• Go on field trips! Read up on the places you will visit and pick out books from the library that will correlate with your destinations. Did you know that October is “Field Trip Month”?
  • Make handicrafts that correspond to your time period of study. Check out a book to explain handicrafts and trades of the time you are studying. Speak with someone in the modern day about the trade or craft you are hoping to make. There are still blacksmiths and woodworkers around, if you look in the right places! Example: make candles out of wax as they did in the early modern times (dipping)

History is Fun

Please do not forget to have fun in reading about history with your kids. Why history would ever be considered “dry” is beyond me, but when I give it some thought, I realize that teaching history the textbook-only way is pretty dry. Here is a related article that explains how I attempt to teach history: A Textbook-Free History Curriculum: It Is Possible!

Books I Have Loved This Summer, Books I Look Forward To Reading

C.S. Lewis once said, “A children’s story that can only be enjoyed by children is not a good children’s story in the slightest.” I have a new book list I am dying to share with you.

I am so thankful for the Internet, aren’t you?! It allows us to find books within seconds and either check them out at our local libraries, or use our devices to get them delivered brand new to our doorsteps! Oh, technology surely has its pitfalls, but I do love that we can do some things so much easier in this day and age.

Disclosure: As an Amazon associate, I can recommend these books to you, and might receive a small commission, at no additional cost to you. Thank you for your support!

Our homeschool has seen the accumulation of these beloved books over time. I cannot say that I’m ashamed to admit that I still have to read a handful of the more “adult” books I ordered for myself, because… you know what? The picture books get my attention first.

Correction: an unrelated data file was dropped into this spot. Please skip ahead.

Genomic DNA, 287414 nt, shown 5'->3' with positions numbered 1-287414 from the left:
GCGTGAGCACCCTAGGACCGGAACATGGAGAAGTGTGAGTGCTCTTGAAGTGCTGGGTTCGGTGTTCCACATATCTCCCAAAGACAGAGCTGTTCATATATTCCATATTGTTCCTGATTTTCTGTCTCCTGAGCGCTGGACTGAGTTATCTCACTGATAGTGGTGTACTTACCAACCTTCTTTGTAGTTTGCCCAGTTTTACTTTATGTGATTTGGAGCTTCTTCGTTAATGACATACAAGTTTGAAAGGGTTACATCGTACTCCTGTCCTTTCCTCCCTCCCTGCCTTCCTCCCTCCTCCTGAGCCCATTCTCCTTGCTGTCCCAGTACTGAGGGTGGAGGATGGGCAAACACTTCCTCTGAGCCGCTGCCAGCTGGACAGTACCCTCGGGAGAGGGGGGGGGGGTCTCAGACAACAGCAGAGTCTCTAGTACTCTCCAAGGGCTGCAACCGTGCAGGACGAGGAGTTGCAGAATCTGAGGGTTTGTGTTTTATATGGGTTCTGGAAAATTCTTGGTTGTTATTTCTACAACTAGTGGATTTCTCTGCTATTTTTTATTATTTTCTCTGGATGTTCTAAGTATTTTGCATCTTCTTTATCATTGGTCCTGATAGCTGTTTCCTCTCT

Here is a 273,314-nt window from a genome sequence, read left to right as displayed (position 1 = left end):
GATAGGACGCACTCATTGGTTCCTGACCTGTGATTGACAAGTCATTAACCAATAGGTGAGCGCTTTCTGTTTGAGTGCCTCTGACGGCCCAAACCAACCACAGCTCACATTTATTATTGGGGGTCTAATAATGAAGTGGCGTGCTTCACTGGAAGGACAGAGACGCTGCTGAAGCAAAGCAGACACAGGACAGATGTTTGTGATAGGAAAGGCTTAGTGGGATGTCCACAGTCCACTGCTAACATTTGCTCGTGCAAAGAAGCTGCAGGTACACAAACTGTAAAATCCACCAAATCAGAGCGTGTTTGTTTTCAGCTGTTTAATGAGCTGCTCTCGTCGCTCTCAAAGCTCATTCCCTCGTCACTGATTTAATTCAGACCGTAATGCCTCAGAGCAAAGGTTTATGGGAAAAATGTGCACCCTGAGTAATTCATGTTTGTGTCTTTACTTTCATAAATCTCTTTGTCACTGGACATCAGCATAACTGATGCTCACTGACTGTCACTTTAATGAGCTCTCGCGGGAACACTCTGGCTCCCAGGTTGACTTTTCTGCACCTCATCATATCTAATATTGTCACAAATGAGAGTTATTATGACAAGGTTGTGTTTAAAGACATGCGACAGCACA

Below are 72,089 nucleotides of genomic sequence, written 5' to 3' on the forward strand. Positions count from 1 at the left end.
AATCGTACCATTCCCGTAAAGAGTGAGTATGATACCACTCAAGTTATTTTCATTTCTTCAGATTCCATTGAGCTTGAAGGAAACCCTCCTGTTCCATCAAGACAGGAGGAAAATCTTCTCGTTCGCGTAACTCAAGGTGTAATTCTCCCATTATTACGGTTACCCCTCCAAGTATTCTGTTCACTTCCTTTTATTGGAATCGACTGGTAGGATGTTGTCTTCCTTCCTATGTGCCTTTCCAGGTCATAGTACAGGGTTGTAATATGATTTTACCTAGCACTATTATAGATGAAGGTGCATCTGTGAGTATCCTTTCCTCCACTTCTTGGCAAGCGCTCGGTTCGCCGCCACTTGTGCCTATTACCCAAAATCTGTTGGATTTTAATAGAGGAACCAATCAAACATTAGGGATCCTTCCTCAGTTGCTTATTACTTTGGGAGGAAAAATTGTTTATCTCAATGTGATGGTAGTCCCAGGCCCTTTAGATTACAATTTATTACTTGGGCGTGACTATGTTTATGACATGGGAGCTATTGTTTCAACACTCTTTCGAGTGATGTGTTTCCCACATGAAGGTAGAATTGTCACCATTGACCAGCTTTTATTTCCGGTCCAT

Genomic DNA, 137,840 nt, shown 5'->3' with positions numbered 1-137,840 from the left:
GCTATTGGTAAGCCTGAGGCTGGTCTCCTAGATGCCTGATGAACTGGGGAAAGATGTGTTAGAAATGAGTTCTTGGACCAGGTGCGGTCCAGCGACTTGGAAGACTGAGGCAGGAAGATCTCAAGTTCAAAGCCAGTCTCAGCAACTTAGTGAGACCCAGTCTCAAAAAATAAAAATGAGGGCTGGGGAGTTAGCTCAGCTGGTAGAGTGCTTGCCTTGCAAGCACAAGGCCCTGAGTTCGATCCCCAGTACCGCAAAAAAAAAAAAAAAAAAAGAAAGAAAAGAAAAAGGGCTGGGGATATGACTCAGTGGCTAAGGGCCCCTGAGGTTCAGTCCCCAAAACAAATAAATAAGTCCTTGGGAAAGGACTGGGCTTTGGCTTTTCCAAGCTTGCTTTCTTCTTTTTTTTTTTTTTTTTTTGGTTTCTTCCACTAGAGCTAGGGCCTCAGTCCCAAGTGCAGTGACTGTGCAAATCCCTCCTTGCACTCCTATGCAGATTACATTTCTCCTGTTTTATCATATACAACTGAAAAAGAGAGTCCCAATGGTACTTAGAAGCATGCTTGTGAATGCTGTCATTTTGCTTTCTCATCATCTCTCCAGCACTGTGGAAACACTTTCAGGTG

C.S. Lewis once said, “A children’s story that can only be enjoyed by children is not a good children’s story in the slightest.”

Do you agree?

I sure do! That’s why I picked out the books on this list to reflect my hunger for living books. These books give us the noble ideas, the virtues and the facts about a person, place, time or process in the world. Some of these stories are fiction; many are nonfiction.

Please take some time to study this list. They span subjects of history, literature, science, math and I threw in some fun book basket ideas and summer read alouds, for good measure. I cannot wait to share these titles with you! You might get some ideas for future reading in your upcoming school year, or you might find something to enjoy before the school year begins. We have either read, or will read, every one of these books listed in our own homeschool.

We will be studying middle ages history this upcoming year, and I could not be more excited! The cross-section castle book looks amazing. I also cannot wait to read authors with whom I have not become familiar. They will become dear friends, I am sure, just like A.A. Milne and C.S. Lewis were for us this past school year.

As this new school year begins, I thank you so much for supporting me and my mission to recommend quality, living books to families who love to read with their children.

In addition to these wonderful books, when you get the chance to sit down and think about what poetry you might read next year, you might consider Robert Louis Stevenson. I have a freebie I will send you that includes: 3 summer poems, copy work, an interactive 4-square template, and project ideas to introduce you to his work before you dive in and get his poetry collection. If you love his poetry already and are searching for a sweet, illustrated collection of “A Child’s Garden of Verses”, I am happy to share my recommendation with you here:

A Child’s Garden of Verses by Robert Louis Stevenson (Illus. Tasha Tudor)

Would you like the Poetry Mini-Unit (Freebie)?

One of my favorite homeschool memories of all time was when we read Aliki’s A Medieval Feast and later held our own very special medieval feast, complete with cornish hens and “blackbird pie”, medieval tarts, and of course, “ale”. Where would we have gotten that inspiration if it had not been for that picture book?

Morning Time In Practice + FREE Poetry Mini-Unit

Disclosure: As an Amazon associate, I may earn a small commission from the purchase of these excellent morning time resources, at no additional cost to you. Thank you for your support!

I hope I am not sounding like a broken record.